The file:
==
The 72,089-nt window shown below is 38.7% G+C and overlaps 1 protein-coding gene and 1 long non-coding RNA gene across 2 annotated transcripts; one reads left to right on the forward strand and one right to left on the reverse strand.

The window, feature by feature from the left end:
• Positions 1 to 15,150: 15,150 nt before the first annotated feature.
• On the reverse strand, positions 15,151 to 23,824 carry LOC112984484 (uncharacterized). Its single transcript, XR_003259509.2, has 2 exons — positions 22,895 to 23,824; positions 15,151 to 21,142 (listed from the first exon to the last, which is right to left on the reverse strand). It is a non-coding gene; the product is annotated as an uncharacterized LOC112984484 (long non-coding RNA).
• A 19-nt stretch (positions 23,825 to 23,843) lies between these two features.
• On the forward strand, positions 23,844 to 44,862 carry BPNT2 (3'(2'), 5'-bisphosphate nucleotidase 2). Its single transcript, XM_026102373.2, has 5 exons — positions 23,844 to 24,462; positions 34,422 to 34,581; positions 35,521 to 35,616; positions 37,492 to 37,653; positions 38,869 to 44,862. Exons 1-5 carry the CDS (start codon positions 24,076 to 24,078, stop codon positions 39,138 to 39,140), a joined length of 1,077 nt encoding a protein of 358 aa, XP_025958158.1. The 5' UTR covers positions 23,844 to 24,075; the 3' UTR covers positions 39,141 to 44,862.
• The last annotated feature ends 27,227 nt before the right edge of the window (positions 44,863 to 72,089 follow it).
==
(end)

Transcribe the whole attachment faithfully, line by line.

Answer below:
The 72,089-nt window shown below is 38.7% G+C and overlaps 1 protein-coding gene and 1 long non-coding RNA gene across 2 annotated transcripts; one reads left to right on the forward strand and one right to left on the reverse strand.

The window, feature by feature from the left end:
• Positions 1 to 15,150: 15,150 nt before the first annotated feature.
• On the reverse strand, positions 15,151 to 23,824 carry LOC112984484 (uncharacterized). Its single transcript, XR_003259509.2, has 2 exons — positions 22,895 to 23,824; positions 15,151 to 21,142 (listed from the first exon to the last, which is right to left on the reverse strand). It is a non-coding gene; the product is annotated as an uncharacterized LOC112984484 (long non-coding RNA).
• A 19-nt stretch (positions 23,825 to 23,843) lies between these two features.
• On the forward strand, positions 23,844 to 44,862 carry BPNT2 (3'(2'), 5'-bisphosphate nucleotidase 2). Its single transcript, XM_026102373.2, has 5 exons — positions 23,844 to 24,462; positions 34,422 to 34,581; positions 35,521 to 35,616; positions 37,492 to 37,653; positions 38,869 to 44,862. Exons 1-5 carry the CDS (start codon positions 24,076 to 24,078, stop codon positions 39,138 to 39,140), a joined length of 1,077 nt encoding a protein of 358 aa, XP_025958158.1. The 5' UTR covers positions 23,844 to 24,075; the 3' UTR covers positions 39,141 to 44,862.
• The last annotated feature ends 27,227 nt before the right edge of the window (positions 44,863 to 72,089 follow it).